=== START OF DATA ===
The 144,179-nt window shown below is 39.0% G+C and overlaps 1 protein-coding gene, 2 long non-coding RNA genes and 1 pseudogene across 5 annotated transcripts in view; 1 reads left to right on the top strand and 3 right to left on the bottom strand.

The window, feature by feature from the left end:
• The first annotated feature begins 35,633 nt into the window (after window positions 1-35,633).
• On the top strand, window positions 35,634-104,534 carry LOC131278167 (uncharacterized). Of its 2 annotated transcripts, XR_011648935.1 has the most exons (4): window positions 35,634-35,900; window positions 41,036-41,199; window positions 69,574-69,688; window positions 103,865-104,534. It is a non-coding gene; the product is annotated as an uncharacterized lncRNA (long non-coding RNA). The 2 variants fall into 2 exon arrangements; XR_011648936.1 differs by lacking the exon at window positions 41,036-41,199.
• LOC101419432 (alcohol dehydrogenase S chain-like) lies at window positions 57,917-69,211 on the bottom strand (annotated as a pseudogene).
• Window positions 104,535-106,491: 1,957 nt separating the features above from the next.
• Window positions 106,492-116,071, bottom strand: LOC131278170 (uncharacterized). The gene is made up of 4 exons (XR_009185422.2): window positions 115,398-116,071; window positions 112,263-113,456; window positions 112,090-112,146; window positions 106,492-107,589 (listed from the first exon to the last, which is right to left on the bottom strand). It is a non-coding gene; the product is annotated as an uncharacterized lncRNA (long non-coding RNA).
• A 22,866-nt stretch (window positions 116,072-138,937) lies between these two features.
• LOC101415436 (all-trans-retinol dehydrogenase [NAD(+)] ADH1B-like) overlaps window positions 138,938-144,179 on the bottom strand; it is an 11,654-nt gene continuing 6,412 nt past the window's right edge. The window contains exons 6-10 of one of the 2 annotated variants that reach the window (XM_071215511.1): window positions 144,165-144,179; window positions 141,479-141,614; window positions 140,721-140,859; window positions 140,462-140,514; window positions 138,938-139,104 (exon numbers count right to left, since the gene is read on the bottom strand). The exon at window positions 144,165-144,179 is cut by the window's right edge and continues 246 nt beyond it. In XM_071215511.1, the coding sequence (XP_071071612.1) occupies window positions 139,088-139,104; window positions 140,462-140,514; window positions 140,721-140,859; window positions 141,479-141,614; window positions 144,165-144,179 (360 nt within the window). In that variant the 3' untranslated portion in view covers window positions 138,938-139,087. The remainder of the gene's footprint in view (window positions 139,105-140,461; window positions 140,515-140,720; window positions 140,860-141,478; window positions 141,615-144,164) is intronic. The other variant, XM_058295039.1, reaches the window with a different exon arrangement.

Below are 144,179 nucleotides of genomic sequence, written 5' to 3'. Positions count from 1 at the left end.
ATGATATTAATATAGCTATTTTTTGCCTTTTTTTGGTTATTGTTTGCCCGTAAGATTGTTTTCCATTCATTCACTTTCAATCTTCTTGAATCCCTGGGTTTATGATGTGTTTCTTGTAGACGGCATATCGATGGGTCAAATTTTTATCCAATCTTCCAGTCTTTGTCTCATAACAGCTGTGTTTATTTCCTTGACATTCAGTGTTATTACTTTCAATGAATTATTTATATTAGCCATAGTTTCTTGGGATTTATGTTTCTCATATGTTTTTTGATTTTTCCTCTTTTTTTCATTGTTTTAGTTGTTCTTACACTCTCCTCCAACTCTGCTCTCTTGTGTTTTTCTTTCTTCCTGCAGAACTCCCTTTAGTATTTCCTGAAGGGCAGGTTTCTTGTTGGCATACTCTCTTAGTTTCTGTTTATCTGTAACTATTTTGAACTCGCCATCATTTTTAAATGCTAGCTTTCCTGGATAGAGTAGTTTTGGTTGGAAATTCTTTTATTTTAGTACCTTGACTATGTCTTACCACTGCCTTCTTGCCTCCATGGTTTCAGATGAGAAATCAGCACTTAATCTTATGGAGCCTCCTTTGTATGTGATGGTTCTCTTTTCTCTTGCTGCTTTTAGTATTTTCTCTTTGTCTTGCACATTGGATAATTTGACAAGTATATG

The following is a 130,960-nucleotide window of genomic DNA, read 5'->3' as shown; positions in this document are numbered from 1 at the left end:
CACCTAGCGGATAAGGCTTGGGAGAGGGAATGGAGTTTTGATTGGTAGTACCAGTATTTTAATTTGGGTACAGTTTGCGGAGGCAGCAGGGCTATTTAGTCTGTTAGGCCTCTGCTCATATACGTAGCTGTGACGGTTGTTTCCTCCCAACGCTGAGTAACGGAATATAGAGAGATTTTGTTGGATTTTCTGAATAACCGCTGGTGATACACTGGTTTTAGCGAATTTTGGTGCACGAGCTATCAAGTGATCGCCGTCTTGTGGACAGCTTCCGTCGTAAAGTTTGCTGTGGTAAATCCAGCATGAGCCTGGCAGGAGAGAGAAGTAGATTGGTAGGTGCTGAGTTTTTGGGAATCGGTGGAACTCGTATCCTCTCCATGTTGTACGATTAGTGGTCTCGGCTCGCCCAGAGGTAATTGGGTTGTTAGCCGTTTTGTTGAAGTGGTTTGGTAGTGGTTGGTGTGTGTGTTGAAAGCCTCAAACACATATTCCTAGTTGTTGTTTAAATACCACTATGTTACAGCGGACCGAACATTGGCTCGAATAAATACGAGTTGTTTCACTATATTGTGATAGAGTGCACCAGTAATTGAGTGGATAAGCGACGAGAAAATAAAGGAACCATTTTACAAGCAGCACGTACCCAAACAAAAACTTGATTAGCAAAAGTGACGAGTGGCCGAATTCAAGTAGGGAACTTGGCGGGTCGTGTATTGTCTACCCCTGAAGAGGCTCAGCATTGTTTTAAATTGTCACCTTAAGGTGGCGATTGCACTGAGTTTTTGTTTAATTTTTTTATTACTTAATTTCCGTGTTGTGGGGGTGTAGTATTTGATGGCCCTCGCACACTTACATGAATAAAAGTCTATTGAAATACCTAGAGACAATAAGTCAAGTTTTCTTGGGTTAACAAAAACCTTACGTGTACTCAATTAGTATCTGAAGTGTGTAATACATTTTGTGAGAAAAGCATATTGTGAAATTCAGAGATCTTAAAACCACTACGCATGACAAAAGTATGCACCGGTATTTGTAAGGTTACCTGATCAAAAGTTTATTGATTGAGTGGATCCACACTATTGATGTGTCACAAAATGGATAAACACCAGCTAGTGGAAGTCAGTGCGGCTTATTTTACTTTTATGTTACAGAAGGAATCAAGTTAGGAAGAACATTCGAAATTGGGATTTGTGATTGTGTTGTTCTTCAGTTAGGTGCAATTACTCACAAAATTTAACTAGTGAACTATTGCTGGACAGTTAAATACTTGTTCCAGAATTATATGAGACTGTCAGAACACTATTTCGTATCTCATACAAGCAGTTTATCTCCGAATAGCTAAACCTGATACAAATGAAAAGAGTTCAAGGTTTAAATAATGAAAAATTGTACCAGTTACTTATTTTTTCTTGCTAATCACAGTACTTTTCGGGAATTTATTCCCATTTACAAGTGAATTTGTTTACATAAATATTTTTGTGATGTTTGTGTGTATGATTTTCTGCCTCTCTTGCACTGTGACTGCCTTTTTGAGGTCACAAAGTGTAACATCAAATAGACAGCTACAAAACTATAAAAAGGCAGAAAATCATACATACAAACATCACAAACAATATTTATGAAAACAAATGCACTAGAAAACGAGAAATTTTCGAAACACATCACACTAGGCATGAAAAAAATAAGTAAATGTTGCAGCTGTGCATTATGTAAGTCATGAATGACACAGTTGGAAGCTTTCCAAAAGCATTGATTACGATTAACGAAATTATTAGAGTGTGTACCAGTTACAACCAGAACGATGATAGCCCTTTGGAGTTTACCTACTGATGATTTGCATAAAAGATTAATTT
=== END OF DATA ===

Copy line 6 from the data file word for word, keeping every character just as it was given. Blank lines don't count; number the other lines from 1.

• Window positions 104,535-106,491: 1,957 nt separating the features above from the next.